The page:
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Advancements in Conceptualizing and Analyzing Cultural Effects in Cross-National Studies of Educational Achievement1

Gerald K. LeTendre*

[T]hose who have conducted the [International Association for the Evaluation of Educational Achievement] IEA studies have been well aware that educational systems, like other aspects of a culture, have characteristics that are unique to a given culture. In order to understand why students in a particular system of education perform as they do, one must often reach deep into the cultural and educational history of that system of education (Purves, 1987, p. 104).

The problem of “culture” has engaged researchers of cross-national trends in education and schooling for decades and continues to invigorate a lively theoretical and methodological debate today. Scholars interested in comparative studies of education can still find themselves in a quandary as there is, to date, no single definition of culture or method of cultural analysis that is agreed on by all researchers. Researchers in the field still debate questions such as “How can an understanding of differences in cultures help us to better understand international differences in student achievement?” “How can an analysis of culture help us to understand what are and are not possible lessons to be learned for the U.S. in terms of improving student achievement?” or “When is culture an important factor and when is it not?”

Nonetheless, there have been significant advances in how culture has been conceptualized in cross-national studies of educational achievement.

*  

Gerald LeTendre is Chair of the Comparative and International Education Committee and the Harry and Marion Eberly Faculty Fellow at the Pennsylvania State University.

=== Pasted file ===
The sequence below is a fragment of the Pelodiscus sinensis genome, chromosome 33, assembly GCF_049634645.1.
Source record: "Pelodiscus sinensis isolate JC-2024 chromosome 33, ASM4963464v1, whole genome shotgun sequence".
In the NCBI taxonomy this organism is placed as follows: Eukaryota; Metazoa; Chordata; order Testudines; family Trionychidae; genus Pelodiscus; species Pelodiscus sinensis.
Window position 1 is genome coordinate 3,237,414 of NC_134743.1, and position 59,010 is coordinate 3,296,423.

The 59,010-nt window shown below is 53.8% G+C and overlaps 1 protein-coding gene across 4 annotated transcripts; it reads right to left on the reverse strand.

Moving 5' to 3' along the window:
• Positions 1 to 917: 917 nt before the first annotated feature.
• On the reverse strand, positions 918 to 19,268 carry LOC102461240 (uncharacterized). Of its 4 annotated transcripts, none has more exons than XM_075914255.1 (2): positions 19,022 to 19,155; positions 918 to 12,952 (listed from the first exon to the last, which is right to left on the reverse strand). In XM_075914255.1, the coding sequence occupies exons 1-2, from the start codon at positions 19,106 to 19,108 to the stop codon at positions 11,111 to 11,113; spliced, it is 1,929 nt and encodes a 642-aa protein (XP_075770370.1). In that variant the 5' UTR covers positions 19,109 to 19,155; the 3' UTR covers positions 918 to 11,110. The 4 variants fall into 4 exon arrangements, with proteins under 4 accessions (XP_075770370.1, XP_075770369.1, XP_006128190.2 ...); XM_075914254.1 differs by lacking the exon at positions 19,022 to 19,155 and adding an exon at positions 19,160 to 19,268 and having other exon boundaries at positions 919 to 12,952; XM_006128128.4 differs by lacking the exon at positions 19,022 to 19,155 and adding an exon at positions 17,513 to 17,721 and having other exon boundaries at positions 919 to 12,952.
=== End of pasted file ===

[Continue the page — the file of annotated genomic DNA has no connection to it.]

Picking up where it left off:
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Methodological Advances in Cross-National Surveys of Educational Achievement 7 Advancements in Conceptualizing and Analyzing Cultural Effects in Cross-National Studies of Educational Achievement1 Gerald K. LeTendre* [T]hose who have conducted the [International Association for the Evaluation of Educational Achievement] IEA studies have been well aware that educational systems, like other aspects of a culture, have characteristics that are unique to a given culture. In order to understand why students in a particular system of education perform as they do, one must often reach deep into the cultural and educational history of that system of education (Purves, 1987, p. 104). The problem of “culture” has engaged researchers of cross-national trends in education and schooling for decades and continues to invigorate a lively theoretical and methodological debate today. Scholars interested in comparative studies of education can still find themselves in a quandary as there is, to date, no single definition of culture or method of cultural analysis that is agreed on by all researchers. Researchers in the field still debate questions such as “How can an understanding of differences in cultures help us to better understand international differences in student achievement?” “How can an analysis of culture help us to understand what are and are not possible lessons to be learned for the U.S. in terms of improving student achievement?” or “When is culture an important factor and when is it not?” Nonetheless, there have been significant advances in how culture has been conceptualized in cross-national studies of educational achievement. *   Gerald LeTendre is Chair of the Comparative and International Education Committee and the Harry and Marion Eberly Faculty Fellow at the Pennsylvania State University.